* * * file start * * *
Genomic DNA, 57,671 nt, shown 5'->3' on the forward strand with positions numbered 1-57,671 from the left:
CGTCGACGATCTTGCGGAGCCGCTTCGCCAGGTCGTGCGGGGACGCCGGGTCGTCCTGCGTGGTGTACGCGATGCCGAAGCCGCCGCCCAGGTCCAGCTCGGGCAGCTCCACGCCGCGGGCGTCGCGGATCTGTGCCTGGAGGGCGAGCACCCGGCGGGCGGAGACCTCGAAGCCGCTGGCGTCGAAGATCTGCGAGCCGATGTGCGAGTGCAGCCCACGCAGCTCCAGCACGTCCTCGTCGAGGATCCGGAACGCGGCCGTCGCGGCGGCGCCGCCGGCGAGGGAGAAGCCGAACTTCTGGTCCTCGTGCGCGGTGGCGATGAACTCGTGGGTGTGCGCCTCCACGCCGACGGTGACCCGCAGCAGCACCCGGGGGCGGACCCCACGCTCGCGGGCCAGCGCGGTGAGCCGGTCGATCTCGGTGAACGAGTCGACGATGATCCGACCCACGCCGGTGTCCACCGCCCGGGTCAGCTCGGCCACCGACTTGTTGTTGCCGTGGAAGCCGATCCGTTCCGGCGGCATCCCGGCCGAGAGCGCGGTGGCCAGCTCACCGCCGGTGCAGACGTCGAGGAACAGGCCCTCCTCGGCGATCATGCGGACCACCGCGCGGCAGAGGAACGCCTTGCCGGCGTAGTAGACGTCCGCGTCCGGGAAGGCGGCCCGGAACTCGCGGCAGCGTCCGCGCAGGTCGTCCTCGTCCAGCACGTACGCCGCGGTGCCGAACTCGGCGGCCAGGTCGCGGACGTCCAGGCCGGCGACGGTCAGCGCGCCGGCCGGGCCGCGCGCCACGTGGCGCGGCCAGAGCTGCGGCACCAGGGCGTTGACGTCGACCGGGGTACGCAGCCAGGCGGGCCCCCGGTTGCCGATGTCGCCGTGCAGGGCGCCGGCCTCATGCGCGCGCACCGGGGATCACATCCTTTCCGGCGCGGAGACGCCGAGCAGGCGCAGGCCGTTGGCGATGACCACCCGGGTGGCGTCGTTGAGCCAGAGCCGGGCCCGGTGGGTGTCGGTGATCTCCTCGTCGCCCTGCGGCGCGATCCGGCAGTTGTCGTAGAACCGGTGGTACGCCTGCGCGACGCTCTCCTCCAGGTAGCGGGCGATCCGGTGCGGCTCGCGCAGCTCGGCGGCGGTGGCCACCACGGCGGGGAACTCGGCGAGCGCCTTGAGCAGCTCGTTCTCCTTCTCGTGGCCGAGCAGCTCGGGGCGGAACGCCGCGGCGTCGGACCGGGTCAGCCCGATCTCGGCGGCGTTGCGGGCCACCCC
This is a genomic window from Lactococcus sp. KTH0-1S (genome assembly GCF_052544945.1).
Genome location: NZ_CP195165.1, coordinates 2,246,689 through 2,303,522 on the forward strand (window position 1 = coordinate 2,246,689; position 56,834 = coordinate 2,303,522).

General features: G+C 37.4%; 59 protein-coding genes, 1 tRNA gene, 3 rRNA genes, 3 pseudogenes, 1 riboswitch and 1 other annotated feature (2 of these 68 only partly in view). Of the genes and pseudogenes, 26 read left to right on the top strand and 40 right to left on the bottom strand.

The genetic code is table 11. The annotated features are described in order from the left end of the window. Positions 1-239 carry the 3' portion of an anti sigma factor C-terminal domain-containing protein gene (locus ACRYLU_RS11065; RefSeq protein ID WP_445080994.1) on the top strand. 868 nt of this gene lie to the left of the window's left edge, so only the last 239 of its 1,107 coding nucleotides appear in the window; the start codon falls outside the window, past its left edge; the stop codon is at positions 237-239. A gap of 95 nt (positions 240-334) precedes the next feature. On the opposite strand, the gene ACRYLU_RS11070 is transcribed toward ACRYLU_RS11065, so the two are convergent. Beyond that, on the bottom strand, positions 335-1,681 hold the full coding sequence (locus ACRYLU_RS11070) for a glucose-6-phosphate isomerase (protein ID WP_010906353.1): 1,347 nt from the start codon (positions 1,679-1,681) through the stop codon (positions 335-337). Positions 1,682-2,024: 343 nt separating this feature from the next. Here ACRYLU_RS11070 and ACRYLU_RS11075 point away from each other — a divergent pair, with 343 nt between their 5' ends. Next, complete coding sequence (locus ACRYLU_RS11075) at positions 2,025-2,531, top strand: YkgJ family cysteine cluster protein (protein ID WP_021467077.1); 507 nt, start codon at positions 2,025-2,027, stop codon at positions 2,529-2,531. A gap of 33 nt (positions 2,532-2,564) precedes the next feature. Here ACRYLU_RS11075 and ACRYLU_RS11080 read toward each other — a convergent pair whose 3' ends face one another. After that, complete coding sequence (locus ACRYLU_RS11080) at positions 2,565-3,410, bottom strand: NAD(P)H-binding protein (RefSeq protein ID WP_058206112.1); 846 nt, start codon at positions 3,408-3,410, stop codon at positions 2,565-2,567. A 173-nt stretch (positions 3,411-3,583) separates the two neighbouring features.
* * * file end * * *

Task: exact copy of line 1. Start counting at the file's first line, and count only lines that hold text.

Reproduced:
Genomic DNA, 57,671 nt, shown 5'->3' on the forward strand with positions numbered 1-57,671 from the left: